But we say that’s not good enough. We think if you’re going to ask the people to pay, we should know exactly what we’re getting for the money. Some people have worried that paid parking would strip the Village of its character; we think that’s a bit dramatic, but the character would change at least a little bit. It would change for the swimmer whose 90-minute daily routine at the Cove would cost $1.50 per day. It would change for the hourly employee who was suddenly faced with the proposition of giving back a chunk of his wage, just to park. Board members talk about employees riding into town on a shuttle paid for by parking, but where are the details for the shuttle in the plan? Is that shuttle going to be running the first day the pay-and-display machines go up in the Village?
And about those machines. The entire proposed plan is based on trusting technology to improve enforcement in the Village, but the plan doesn’t specify what that technology is. We think if we’re going to send a plan to the city, it should be as specific as possible. It should include a picture of the proposed pay-and-display machine, the exact model that we want, so the city can’t pick its own machines on the cheap. Meanwhile, city parking enforcement official Ray Trippi has appeared before the board to denounce pay-and-display machines in general, saying they make enforcement less efficient. What if these new gadgets result in more law-breaking than the current chalk-on-the-tire method?
On top of these pragmatic questions, there are fundamental issues. Do Donald Shoup’s ideas about free parking, which characterize it as a driver of urban sprawl, really apply to La Jolla? Is the entire attitude driving the parking plan - which goes something like, “The Village needs help and we can’t count on the city to provide it, so we might as well do it ourselves” - really the right way to go, or does it only encourage more bad management by the city?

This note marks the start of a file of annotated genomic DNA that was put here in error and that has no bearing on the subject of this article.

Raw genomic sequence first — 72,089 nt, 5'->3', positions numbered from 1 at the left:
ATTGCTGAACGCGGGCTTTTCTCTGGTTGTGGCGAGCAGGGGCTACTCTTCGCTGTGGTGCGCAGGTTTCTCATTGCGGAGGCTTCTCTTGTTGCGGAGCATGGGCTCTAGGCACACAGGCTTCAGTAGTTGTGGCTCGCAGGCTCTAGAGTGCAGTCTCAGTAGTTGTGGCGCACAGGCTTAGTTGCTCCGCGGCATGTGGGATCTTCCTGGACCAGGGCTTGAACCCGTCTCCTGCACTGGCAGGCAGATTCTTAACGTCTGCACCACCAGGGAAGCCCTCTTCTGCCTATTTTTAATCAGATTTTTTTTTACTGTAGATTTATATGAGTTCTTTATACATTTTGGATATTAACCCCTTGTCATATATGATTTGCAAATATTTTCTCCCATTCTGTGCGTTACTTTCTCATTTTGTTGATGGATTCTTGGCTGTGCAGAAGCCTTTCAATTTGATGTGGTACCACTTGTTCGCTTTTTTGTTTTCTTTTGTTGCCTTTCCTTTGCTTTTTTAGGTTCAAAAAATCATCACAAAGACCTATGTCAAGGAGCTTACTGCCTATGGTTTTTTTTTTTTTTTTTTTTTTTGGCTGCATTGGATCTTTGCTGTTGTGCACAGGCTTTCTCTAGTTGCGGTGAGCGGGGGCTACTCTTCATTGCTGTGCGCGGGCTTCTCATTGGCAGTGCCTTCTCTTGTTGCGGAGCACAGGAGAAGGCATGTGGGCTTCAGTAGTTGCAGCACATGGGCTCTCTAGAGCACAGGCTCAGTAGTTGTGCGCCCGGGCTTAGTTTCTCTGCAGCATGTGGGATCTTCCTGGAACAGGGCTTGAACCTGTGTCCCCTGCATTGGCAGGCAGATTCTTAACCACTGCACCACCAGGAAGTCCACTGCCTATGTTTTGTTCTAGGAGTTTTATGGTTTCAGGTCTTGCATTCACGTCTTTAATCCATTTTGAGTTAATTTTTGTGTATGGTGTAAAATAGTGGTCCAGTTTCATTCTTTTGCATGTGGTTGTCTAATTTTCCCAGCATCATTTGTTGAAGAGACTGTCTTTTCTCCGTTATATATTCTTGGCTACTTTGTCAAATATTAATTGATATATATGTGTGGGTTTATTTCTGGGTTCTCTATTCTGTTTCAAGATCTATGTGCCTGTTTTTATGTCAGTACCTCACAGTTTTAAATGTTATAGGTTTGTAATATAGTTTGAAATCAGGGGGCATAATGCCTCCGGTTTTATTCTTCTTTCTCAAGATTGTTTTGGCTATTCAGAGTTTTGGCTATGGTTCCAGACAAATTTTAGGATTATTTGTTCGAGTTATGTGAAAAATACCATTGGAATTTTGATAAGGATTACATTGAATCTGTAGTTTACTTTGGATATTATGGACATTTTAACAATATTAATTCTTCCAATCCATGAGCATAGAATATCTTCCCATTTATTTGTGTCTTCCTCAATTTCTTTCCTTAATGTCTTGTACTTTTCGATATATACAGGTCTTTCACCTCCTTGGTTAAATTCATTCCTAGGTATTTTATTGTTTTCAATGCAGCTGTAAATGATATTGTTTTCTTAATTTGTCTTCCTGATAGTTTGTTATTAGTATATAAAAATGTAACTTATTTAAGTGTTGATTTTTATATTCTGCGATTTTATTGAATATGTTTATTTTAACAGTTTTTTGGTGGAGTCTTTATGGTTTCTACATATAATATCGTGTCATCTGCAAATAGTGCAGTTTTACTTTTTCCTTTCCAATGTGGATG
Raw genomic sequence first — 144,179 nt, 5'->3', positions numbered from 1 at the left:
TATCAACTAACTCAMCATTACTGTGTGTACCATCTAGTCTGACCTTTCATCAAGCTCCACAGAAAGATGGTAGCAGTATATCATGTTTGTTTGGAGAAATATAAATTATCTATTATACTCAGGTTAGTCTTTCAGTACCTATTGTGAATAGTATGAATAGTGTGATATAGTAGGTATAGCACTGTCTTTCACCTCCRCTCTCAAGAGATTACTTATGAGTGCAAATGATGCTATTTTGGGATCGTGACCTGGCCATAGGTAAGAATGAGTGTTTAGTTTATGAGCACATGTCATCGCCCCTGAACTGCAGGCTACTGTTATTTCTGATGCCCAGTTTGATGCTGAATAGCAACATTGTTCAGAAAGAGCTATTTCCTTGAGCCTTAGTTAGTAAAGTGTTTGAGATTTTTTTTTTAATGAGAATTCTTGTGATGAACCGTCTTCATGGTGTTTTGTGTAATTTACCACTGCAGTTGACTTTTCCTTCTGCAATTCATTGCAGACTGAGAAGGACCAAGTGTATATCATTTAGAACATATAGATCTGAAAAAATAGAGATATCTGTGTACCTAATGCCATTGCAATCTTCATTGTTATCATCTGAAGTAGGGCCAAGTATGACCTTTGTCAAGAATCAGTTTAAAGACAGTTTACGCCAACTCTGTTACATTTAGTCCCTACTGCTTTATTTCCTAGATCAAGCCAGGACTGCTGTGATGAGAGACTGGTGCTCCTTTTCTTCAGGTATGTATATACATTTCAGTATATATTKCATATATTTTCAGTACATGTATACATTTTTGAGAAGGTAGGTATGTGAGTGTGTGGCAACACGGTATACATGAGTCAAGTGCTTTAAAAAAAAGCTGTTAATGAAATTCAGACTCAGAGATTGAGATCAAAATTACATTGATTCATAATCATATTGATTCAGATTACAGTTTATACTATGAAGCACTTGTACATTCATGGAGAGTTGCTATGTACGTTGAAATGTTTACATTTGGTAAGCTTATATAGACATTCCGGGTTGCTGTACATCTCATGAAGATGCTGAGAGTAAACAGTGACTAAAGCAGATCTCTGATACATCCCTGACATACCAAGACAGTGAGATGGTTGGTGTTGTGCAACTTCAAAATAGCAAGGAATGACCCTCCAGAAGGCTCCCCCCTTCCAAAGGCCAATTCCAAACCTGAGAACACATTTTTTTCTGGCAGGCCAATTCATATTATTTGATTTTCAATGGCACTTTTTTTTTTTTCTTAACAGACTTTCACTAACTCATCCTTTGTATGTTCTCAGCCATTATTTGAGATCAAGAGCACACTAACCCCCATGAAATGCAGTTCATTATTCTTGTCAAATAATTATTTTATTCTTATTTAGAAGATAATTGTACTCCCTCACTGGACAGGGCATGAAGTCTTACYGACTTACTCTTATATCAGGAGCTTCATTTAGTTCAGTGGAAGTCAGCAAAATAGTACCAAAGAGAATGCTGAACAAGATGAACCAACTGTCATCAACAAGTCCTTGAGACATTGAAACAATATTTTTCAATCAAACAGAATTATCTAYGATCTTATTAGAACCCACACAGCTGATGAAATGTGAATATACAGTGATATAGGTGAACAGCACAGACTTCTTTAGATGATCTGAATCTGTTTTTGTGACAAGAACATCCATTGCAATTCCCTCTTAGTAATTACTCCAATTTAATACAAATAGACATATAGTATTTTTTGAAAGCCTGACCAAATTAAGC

The questions, by now, are likely moot. The parking board may take action on its plan as soon as Nov. 14, and they will probably do so with the idea that no matter how the specifics shake out, the business district in La Jolla should get more money out of parking than it currently does. And with that, it would seem the board would have completed the task the city created it to do when it put the board in the hands of the local Business Improvement District.
The pilot program is probably going to happen - it hasn’t changed much since the board first put it together and we doubt it will. But we can’t support it in its current form. Too many important details are left out that could result in the plan becoming something far different than what it’s intended to be - something that’s already hugely unpopular. At the very least, the pilot plan needs tangible, measurable goals to demonstrate its success or failure. We are highly skeptical that once meters are up and running on La Jolla streets the city will be willing to take them out. Without any kind of measurable benchmarks, the current “sunset” provision looks disingenuous.
The future of any parking plan relies on the ability of the parking board to work with the community and arrive at responsible evaluations regarding the impact of the program on the community. If the parking board doesn’t work well with the community today, what will change in one year?